Please if anyone knows how I can get help let me know. I am at the end…only enough strength left in me to try ONE more time to get help,and this is only because I love my husband and children too much to give up. I dont know what to do, and I am so frightened. — Shannon (Original Post here)

Getting Help While In Chronic Pain Crisis
Answered by Heather Grace

Shannon: First & foremost, I’m so sorry for all you’ve been through, and all you continue to go through. And, I’m so glad you took a chance & reached out! That tells me you know you deserve better than what you’ve been given. And somewhere inside you, I think you believe it is possible for things to turn around for you, too. Because *it is* – truly!

I can feel the pain & desperation in your message, because sadly, I know where you’ve been. Yes, it feels like a crushing nightmare that you cannot awake from…

Not only are you suffering physically–all the people who are supposed to help you are NOT doing so. Not doctors, perhaps not even some loved ones. Pain is a cruel, cruel illness–it is so misunderstood. The toll it takes on one’s health is serious enough. Add to that the torment of being judged, doubted and mistreated… It DOES feel like it’s more than anyone can or should be able to bear. And, for some, this suffering IS too much to take.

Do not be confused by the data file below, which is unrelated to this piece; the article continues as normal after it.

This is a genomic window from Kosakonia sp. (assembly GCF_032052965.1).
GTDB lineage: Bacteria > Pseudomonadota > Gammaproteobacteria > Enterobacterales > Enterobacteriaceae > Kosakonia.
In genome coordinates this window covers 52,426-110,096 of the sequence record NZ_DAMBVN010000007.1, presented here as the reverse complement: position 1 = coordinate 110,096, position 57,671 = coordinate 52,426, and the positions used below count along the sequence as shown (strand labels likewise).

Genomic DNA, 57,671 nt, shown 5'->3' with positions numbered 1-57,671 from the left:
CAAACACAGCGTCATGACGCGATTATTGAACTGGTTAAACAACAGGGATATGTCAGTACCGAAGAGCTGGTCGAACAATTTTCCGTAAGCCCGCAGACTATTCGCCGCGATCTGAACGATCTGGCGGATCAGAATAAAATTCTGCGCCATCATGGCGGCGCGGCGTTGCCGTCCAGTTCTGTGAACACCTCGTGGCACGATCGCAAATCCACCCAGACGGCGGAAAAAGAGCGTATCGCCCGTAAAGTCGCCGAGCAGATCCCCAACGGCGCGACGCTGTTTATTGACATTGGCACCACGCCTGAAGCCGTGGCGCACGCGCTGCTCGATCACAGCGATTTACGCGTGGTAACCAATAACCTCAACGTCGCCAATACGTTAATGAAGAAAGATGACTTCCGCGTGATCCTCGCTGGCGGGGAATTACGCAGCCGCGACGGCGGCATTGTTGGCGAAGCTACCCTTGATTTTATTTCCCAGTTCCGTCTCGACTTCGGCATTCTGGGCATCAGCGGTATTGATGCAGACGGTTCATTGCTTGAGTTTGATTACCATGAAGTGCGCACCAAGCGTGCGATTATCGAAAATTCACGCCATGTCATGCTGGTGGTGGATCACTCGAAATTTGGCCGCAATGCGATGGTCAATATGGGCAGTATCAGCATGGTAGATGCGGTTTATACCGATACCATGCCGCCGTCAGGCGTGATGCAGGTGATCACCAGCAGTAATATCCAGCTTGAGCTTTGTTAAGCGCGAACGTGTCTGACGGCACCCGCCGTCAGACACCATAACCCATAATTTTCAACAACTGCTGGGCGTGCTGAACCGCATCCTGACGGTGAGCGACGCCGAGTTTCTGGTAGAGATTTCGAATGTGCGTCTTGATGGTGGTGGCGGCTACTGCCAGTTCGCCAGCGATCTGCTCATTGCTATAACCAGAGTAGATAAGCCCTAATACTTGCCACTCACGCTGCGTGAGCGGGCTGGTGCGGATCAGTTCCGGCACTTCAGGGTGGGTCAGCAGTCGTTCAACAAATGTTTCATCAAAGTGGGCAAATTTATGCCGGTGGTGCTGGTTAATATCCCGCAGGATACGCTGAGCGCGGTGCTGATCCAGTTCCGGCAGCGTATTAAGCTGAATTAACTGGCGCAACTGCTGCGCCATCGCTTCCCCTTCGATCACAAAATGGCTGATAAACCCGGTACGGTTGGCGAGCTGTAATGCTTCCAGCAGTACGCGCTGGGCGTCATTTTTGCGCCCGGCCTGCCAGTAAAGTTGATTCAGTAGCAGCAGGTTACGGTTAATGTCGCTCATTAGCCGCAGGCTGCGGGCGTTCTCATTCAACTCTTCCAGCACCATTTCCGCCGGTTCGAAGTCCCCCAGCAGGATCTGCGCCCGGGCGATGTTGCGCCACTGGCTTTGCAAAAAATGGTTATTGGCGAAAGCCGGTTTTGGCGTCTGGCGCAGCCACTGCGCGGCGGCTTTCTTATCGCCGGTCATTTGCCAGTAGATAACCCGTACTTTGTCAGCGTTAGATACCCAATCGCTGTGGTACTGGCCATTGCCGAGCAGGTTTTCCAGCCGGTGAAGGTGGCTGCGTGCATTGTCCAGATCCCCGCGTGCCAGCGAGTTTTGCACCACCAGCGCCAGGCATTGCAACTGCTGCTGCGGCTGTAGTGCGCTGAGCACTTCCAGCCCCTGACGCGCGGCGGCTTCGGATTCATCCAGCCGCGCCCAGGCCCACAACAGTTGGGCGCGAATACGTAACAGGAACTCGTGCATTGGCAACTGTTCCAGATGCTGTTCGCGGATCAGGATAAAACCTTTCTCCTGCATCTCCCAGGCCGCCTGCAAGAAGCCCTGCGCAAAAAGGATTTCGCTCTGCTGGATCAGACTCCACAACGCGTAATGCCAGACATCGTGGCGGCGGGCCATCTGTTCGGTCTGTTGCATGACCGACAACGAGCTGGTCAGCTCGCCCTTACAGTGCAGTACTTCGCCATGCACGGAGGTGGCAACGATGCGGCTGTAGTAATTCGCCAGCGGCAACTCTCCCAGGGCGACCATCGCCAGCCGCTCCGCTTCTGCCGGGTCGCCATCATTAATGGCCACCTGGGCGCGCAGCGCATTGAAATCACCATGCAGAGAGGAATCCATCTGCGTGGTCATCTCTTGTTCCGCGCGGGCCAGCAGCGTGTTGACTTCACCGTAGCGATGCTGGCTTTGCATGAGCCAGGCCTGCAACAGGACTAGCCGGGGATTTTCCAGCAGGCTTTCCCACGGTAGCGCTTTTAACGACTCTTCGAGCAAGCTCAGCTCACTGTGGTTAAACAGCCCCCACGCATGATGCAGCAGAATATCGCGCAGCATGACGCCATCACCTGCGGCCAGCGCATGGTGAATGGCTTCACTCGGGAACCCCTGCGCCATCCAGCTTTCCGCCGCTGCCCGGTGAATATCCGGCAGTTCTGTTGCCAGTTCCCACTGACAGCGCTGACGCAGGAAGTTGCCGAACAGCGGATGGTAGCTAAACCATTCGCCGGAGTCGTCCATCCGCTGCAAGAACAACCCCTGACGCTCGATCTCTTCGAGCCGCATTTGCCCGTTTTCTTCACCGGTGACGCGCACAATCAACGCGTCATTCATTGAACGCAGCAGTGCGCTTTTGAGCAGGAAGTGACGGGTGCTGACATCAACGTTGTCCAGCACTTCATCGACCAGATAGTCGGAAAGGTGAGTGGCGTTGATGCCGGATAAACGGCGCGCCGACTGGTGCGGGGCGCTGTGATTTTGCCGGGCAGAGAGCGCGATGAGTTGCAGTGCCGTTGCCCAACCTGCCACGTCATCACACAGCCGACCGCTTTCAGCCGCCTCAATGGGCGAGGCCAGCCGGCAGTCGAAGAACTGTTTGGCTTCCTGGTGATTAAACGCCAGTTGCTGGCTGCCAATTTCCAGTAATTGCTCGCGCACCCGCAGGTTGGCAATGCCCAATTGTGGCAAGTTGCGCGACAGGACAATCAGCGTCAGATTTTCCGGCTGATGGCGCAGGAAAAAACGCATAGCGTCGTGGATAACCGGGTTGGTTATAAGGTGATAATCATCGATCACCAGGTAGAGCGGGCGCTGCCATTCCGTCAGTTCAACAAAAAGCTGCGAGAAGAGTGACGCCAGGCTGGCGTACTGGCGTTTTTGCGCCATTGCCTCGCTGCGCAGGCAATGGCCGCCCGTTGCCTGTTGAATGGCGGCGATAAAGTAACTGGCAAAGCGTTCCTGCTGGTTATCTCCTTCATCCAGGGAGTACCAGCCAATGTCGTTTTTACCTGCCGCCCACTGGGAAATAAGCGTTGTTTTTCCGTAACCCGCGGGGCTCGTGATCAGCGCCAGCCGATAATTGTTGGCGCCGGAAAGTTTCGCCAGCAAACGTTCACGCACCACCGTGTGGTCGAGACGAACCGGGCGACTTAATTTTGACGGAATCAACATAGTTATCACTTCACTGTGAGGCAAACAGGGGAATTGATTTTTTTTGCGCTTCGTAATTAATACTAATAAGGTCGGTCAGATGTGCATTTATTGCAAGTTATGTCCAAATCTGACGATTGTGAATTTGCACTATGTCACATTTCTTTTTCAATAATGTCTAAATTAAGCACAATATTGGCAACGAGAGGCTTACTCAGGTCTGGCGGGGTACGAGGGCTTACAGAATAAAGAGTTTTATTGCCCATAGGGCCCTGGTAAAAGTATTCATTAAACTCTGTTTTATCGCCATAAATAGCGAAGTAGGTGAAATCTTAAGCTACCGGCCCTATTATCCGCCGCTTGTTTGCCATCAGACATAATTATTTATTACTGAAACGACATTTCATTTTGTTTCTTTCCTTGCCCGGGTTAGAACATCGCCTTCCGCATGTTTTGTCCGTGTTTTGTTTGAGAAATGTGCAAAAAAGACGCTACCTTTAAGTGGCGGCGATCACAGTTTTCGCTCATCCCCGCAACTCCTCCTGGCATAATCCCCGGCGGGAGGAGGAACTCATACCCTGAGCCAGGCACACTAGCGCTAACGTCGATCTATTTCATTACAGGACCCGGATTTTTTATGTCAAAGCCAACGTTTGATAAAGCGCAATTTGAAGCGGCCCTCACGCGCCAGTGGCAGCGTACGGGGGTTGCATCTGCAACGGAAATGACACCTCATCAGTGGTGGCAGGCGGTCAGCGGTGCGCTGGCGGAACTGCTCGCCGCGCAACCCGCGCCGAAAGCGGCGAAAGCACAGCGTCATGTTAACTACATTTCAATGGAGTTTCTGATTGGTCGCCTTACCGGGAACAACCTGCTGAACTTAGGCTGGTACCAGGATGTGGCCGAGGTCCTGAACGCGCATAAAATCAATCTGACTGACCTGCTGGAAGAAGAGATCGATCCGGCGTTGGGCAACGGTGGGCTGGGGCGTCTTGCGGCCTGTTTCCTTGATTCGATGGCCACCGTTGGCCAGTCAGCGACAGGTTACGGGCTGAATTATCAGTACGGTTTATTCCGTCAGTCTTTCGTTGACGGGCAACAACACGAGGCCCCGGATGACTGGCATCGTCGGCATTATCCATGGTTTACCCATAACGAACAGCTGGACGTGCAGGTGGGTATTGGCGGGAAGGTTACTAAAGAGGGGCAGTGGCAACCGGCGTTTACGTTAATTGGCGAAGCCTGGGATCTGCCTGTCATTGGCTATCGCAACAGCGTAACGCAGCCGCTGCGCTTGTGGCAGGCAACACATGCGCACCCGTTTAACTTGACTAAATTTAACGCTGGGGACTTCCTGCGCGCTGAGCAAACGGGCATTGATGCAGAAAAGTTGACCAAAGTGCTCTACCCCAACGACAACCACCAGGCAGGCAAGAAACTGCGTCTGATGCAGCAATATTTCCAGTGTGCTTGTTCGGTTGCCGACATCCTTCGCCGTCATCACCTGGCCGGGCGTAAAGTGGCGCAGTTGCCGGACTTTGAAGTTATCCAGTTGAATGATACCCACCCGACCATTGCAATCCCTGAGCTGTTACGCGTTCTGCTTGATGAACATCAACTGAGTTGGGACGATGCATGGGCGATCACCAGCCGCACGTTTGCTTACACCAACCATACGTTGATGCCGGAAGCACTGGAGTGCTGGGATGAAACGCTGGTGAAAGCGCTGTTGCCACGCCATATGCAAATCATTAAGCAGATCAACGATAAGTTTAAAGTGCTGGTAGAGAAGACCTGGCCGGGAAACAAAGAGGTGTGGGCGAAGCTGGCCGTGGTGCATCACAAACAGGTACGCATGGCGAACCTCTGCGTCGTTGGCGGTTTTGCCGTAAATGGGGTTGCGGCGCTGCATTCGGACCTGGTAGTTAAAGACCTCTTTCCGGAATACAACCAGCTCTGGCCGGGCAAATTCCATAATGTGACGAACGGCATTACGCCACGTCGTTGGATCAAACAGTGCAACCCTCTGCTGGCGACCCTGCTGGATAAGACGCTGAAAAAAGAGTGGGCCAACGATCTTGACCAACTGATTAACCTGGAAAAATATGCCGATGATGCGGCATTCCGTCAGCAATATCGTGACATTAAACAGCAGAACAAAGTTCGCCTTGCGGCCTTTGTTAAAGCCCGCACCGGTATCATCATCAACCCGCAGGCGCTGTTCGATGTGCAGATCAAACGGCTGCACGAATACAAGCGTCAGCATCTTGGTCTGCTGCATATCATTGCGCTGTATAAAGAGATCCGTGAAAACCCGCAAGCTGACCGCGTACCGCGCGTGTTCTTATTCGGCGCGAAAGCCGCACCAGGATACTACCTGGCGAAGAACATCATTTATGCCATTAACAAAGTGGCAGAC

Intense pain caused by injury or illness does lead many to thoughts of suicide. It’s the lack of treatment when a person gets to that point that I believe pushes people over the edge. Pain KILLS.

I know, because I have been on that ledge, Shannon, right where you now stand. I tried twice to step off it. Twice a voice somewhere inside me said “NO! You can’t. It’s *not* over.” Like you, I told myself, ‘FINE. Just one more try. If this doesn’t help, I can still end my pain on my terms.’

And when I decided to try once more, a strange set of circumstances lead me to the perfect doctor *and* the perfect support system. Ironically, it was a stranger who helped me, too. He gave me the phone number of the doctor who saved his wife’s life. What a gift that was! And here I am.

As hard as it is to do, you have reached out your hand to ask for help. Don’t you see how perfect it is that you asked ME to help you find your way out of this darkness? I was you, Shannon, in 2007. Though it was just five years ago, I am now a completely different person.